Sub-Saharan Africa

  • Initiative to build African science journalism capacity

    Sam Otieno

    18/09/17

Speed read

  • Two-year initiative will fund African science journalists to report science

  • Initial focus will be on those from Kenya, Nigeria, Senegal and South Africa

  • Project could boost quality of science journalism and create societal impact

[GRAHAMSTOWN, SOUTH AFRICA] A two-year programme has been launched to build capacity of science journalists and improve science coverage in Africa.

It was launched this month (1 September) with the aim of recognising the important role of science journalism in promoting Africa’s socioeconomic development.

The project is being funded by the African Academy of Sciences (AAS) with support from the Bill & Melinda Gates Foundation and in partnership with the African Federation of Science Journalists (AFSJ) and the South African Science Journalists Association, according to Deborah-Fay Ndlovu, the project’s manager and the communication manager of AAS, without disclosing the total funding for the project.

“Not many African science journalists have the capacity to write good articles, hence they require hand-holding.”

Deborah-Fay Ndlovu, The African Academy of Sciences (AAS)


The project will focus on strategic areas of the AAS including health and wellbeing, climate change, food security and STEM (science, technology, engineering and mathematics) with targeted journalists from Kenya, Nigeria, Senegal and South Africa in the first phase.

After the successful implementation of the project in the four countries, it will be opened to more countries in Africa such as Ethiopia, Ghana, Malawi, Zambia, and Zimbabwe.

Ndlovu tells SciDev.Net that most publications in Africa are closing due to insufficient funding, and few focus on science: “This make many science stories not to be published in African media houses.”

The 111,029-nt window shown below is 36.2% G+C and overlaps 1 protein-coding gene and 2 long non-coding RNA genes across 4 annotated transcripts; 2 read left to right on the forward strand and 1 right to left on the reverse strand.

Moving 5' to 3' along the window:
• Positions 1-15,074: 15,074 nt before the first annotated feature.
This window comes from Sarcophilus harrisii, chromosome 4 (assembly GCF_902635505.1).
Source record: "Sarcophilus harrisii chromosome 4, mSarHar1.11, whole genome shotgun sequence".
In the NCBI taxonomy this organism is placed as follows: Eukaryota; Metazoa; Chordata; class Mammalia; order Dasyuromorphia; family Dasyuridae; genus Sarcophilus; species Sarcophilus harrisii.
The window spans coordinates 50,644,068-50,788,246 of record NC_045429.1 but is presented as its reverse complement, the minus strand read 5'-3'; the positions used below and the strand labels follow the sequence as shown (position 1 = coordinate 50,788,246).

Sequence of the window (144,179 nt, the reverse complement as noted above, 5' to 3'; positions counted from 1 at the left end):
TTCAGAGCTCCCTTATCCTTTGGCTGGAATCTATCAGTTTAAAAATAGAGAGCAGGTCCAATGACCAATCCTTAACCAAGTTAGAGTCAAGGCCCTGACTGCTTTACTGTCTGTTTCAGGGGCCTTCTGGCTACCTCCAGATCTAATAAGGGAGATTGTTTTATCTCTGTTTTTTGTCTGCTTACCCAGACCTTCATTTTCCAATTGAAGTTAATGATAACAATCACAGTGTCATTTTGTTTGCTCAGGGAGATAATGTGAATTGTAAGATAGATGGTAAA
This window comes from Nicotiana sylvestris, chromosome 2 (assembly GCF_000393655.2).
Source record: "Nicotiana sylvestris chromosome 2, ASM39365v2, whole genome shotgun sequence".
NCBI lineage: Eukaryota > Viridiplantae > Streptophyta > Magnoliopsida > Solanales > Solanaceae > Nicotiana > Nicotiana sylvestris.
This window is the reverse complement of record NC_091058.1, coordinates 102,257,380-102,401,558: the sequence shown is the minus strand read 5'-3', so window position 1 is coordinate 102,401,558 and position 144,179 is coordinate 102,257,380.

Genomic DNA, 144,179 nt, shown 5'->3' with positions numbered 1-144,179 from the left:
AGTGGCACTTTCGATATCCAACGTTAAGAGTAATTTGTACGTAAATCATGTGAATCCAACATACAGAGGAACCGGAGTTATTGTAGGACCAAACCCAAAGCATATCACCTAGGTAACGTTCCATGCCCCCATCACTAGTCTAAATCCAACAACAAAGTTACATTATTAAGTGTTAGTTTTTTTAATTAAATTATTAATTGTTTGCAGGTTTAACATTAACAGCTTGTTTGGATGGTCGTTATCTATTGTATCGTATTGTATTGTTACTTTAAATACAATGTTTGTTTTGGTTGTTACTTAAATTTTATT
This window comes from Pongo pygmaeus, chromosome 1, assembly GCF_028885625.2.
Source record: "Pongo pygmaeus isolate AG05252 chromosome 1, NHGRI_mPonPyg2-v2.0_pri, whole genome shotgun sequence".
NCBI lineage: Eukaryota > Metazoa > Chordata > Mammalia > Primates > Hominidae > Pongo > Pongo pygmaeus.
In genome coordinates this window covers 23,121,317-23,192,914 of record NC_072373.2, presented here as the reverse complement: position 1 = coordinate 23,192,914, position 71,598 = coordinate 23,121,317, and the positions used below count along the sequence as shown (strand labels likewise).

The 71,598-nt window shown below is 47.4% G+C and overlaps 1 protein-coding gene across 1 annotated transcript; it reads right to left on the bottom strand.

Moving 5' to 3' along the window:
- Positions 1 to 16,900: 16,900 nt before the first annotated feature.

“Not many African science journalists have the capacity to write good articles, hence they require hand-holding,” adds Ndlovu.

Through the project, journalists will be mentored in science reporting by senior science journalists in Africa and the rest of the world to refine and improve their pitches, help them build stories and eventually report credible articles.
 
“This will contribute to the quality of science reporting in Africa, hence creating an impact to the society and increase awareness for more funding,” Ndlovu explains.

Mandi Smallhorne, president of the AFSJ and an executive board member of the World Federation of Science Journalists, says strong science journalism is essential to development and democracy in Africa: “Science is a foundation stone of development, but if people don’t fully understand it, they can’t make voting choices that will support wise development.”

The challenges and the opportunities that face African countries today and in the foreseeable future are in many ways science-related. “We need journalists who are able to read and interrogate scientific papers, and … interview scientists and retell their stories so that lay audiences can understand them,” notes Smallhorne, adding that science journalists are key to helping people understand many issues including climate change impacts, the causes of fatal mudslides such as the recent one in Sierra Leone, new seed technologies, renewable energy choices or new epidemics.

Smallhorne, a freelance science journalist based in South Africa, urges African governments to support science journalists because they can help boost African science by turning the spotlight on scientific research being conducted on the continent.
  
This piece was produced by SciDev.Net’s Sub-Saharan Africa English desk.